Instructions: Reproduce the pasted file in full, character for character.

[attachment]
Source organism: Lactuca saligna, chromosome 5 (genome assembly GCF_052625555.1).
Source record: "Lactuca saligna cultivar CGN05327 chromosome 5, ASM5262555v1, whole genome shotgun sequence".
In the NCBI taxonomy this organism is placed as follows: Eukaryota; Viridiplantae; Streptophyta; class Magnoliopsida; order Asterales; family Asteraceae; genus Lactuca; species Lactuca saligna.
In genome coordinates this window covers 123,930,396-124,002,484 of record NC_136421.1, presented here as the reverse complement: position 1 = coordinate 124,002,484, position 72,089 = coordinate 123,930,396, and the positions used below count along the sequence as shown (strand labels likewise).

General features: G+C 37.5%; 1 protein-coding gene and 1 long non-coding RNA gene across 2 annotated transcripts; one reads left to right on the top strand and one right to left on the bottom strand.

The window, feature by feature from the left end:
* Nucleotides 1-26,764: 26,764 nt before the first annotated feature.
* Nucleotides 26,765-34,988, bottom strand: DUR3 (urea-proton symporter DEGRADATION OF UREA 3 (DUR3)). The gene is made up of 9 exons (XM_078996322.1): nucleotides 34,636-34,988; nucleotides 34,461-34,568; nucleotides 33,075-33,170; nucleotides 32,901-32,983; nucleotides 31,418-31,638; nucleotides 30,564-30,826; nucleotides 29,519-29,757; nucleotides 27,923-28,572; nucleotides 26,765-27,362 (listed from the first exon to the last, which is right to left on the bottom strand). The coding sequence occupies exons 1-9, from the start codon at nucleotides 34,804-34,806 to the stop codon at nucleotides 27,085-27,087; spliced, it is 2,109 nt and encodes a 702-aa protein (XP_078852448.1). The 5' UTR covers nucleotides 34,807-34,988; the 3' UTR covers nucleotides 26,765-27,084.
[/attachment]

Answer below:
Source organism: Lactuca saligna, chromosome 5 (genome assembly GCF_052625555.1).
Source record: "Lactuca saligna cultivar CGN05327 chromosome 5, ASM5262555v1, whole genome shotgun sequence".
In the NCBI taxonomy this organism is placed as follows: Eukaryota; Viridiplantae; Streptophyta; class Magnoliopsida; order Asterales; family Asteraceae; genus Lactuca; species Lactuca saligna.
In genome coordinates this window covers 123,930,396-124,002,484 of record NC_136421.1, presented here as the reverse complement: position 1 = coordinate 124,002,484, position 72,089 = coordinate 123,930,396, and the positions used below count along the sequence as shown (strand labels likewise).

General features: G+C 37.5%; 1 protein-coding gene and 1 long non-coding RNA gene across 2 annotated transcripts; one reads left to right on the top strand and one right to left on the bottom strand.

The window, feature by feature from the left end:
* Nucleotides 1-26,764: 26,764 nt before the first annotated feature.
* Nucleotides 26,765-34,988, bottom strand: DUR3 (urea-proton symporter DEGRADATION OF UREA 3 (DUR3)). The gene is made up of 9 exons (XM_078996322.1): nucleotides 34,636-34,988; nucleotides 34,461-34,568; nucleotides 33,075-33,170; nucleotides 32,901-32,983; nucleotides 31,418-31,638; nucleotides 30,564-30,826; nucleotides 29,519-29,757; nucleotides 27,923-28,572; nucleotides 26,765-27,362 (listed from the first exon to the last, which is right to left on the bottom strand). The coding sequence occupies exons 1-9, from the start codon at nucleotides 34,804-34,806 to the stop codon at nucleotides 27,085-27,087; spliced, it is 2,109 nt and encodes a 702-aa protein (XP_078852448.1). The 5' UTR covers nucleotides 34,807-34,988; the 3' UTR covers nucleotides 26,765-27,084.